Earth-sized planet discovered in “our solar backyard.”

A team of astronomers has discovered a planet that is closer and younger than any other Earth-sized planet previously identified.

The discovered object is an exceptionally hot world, whose proximity to our planet and a star like our Sun makes it a unique opportunity to study planetary evolution.

The new planet is described in a new study published this week in the Astronomical Journal. Melinda Soares-Furtado, a NASA Hubble Fellow at the University of Wisconsin-Madison who will begin work as an astronomy professor at the university in the fall, and Benjamin Capistrant, a recent graduate of UW-Madison and now a graduate student at the University of Florida, led the Study together with co-authors from all over the world.

“It's a useful planet because it can be like a primitive Earth,” says Soares-Furtado.

This is what scientists know about the planet

  • The planet is called HD 63433d and is the third planet to orbit a star called HD 63433.
  • HD 63433d is so close to its star that it orbits it every 4.2 days.
  • “Although its orbit is very close, we can use the tracking data to look for evidence of outgassing and atmospheric loss, which could represent important constraints on the evolution of terrestrial worlds,” says Soares-Furtado. “But that’s where the similarities end, and they end spectacularly.”
  • Because of its orbit, astronomers are relatively certain that HD 63433d is tidally locked, meaning that one side is constantly aligned with its star.
  • This side can reach a brutal 2,300 degrees Fahrenheit and lava can flow, while the opposite side is always dark.

What you need to know about the planetary star

  • HD 63433 is about the same size and type of star as our sun, but is less than a tenth as old as our sun (at about 400 million years).
  • The star is located about 73 light-years from our Sun and is one of the group of stars that move together to form the constellation Ursa Major, which includes Ursa Major.
  • “On a dark night in Madison,” says Soares-Furtado, “you could see (HD 63433) through good binoculars.”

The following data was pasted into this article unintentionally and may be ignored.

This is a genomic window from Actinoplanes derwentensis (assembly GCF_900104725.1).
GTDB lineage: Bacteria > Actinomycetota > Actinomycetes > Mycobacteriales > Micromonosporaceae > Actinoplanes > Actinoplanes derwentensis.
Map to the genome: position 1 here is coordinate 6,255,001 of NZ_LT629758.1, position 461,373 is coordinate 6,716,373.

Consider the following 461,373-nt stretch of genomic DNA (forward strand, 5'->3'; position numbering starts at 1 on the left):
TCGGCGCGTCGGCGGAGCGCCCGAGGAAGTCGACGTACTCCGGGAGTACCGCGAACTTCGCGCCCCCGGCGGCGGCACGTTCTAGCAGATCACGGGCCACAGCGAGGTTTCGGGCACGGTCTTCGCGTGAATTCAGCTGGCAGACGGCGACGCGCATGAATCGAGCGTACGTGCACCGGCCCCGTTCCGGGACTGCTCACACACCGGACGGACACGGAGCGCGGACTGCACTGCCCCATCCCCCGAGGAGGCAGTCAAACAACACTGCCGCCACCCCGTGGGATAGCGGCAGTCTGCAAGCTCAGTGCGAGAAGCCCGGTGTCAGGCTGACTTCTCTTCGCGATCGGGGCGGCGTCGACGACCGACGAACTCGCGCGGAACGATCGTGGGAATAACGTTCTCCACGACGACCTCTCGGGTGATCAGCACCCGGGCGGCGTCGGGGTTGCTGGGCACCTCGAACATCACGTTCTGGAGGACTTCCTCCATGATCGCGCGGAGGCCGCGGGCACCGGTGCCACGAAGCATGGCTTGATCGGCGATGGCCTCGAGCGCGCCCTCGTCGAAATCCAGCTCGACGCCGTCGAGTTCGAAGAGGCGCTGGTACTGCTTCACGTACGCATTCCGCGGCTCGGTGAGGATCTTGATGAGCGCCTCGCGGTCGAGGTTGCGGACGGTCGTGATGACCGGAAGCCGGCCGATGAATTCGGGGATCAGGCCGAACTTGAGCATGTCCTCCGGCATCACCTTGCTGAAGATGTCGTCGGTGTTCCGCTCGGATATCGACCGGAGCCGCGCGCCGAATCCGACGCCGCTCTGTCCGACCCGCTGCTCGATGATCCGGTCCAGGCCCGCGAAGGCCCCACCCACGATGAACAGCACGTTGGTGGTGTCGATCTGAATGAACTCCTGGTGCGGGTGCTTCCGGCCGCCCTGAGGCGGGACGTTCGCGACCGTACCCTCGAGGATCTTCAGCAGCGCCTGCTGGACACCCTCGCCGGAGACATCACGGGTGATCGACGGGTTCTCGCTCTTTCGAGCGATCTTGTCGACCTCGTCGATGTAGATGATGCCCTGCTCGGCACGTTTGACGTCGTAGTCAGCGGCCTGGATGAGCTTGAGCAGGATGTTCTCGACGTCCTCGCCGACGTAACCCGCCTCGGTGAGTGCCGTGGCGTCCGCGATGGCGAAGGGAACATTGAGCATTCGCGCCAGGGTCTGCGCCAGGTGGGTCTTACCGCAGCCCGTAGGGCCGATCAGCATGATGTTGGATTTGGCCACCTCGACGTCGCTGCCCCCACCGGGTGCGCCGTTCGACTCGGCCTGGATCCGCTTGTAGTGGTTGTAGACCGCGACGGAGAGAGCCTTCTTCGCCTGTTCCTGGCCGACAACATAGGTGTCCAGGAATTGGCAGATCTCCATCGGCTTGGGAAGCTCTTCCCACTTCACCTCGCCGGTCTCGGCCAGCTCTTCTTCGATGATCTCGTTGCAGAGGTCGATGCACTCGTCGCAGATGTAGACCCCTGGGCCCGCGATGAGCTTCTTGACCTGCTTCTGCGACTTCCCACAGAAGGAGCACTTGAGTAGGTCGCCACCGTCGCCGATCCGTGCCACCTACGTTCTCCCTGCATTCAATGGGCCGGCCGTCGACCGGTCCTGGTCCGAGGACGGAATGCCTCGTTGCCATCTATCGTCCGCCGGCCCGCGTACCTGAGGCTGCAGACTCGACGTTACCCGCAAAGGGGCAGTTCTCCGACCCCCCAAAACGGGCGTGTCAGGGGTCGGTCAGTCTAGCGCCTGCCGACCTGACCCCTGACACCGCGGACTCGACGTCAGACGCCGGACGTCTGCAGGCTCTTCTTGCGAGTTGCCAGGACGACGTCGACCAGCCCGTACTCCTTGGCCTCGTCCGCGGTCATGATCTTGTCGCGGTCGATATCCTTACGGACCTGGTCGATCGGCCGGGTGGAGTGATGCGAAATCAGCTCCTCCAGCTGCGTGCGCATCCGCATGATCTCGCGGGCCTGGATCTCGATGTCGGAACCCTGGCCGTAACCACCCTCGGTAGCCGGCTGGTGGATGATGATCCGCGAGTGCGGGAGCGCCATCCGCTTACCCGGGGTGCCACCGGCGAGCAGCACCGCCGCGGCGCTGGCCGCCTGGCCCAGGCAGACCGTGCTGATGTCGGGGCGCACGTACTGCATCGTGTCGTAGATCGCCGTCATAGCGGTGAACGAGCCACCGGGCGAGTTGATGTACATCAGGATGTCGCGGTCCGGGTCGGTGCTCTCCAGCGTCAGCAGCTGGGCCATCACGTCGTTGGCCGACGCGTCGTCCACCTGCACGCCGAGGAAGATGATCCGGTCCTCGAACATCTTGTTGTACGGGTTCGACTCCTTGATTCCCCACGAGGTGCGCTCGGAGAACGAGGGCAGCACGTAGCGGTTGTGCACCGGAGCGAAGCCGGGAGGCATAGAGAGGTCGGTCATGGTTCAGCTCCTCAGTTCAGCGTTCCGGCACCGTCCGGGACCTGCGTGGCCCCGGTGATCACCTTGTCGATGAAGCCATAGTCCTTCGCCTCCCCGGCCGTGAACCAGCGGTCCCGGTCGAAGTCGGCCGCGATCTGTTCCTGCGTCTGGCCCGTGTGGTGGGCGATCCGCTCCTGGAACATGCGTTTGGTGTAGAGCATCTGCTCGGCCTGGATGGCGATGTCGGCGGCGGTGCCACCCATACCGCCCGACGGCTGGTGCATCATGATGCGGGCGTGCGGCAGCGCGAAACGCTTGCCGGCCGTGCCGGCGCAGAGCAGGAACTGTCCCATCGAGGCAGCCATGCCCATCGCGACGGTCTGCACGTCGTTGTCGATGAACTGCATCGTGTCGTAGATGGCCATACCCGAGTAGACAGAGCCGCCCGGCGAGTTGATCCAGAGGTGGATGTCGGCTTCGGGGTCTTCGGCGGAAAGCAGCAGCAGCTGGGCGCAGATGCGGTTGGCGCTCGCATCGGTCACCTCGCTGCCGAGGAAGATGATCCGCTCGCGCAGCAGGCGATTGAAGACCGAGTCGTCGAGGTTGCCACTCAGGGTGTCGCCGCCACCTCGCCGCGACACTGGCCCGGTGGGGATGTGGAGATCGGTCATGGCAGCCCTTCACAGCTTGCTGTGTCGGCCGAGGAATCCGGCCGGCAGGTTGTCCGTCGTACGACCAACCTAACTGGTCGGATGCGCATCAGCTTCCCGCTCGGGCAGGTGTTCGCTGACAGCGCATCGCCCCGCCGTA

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How scientists found the planet

The study's authors collaborate on a planet-hunting project called THYME. In 2020, they used data from NASA's Transiting Exoplanet Survey satellite to identify two mini-Neptune-sized planets orbiting HD 63433. Since then, TESS has taken four more looks at the star, collecting enough data for researchers to discover HD 63433d star and satellite.

What's next

The researchers, including UW-Madison graduate student Andrew C. Nine, undergraduate student Alyssa Jankowski and UW-Madison astronomy professor Juliette Becker, believe there is much to learn from HD 63433d.

The planet is in a unique situation for its exploration. Its young star is visible from both the Northern and Southern hemispheres, increasing the number of instruments that can be trained in the system, such as the South African Large Telescope or the WIYN Observatory in Arizona (both developed by UW- Madison helped design and build). .

In addition, the star is several orders of magnitude closer than many others that Soares-Furtado has studied, potentially allowing the development of new methods for studying gases escaping from the planet's interior or measuring its magnetic field.

“It’s our solar backyard, and that’s very exciting,” Soares-Furtado says. “What information can a star so close with such a populated system around it give us? How will it help us search for planets among the other 100 similar stars in this young group to which it belongs?


TESS hunt for young and maturing exoplanets (THYME). XI. An Earth-sized planet orbiting a nearby Sun-like host in the 400 Myr Ursa Major motion group

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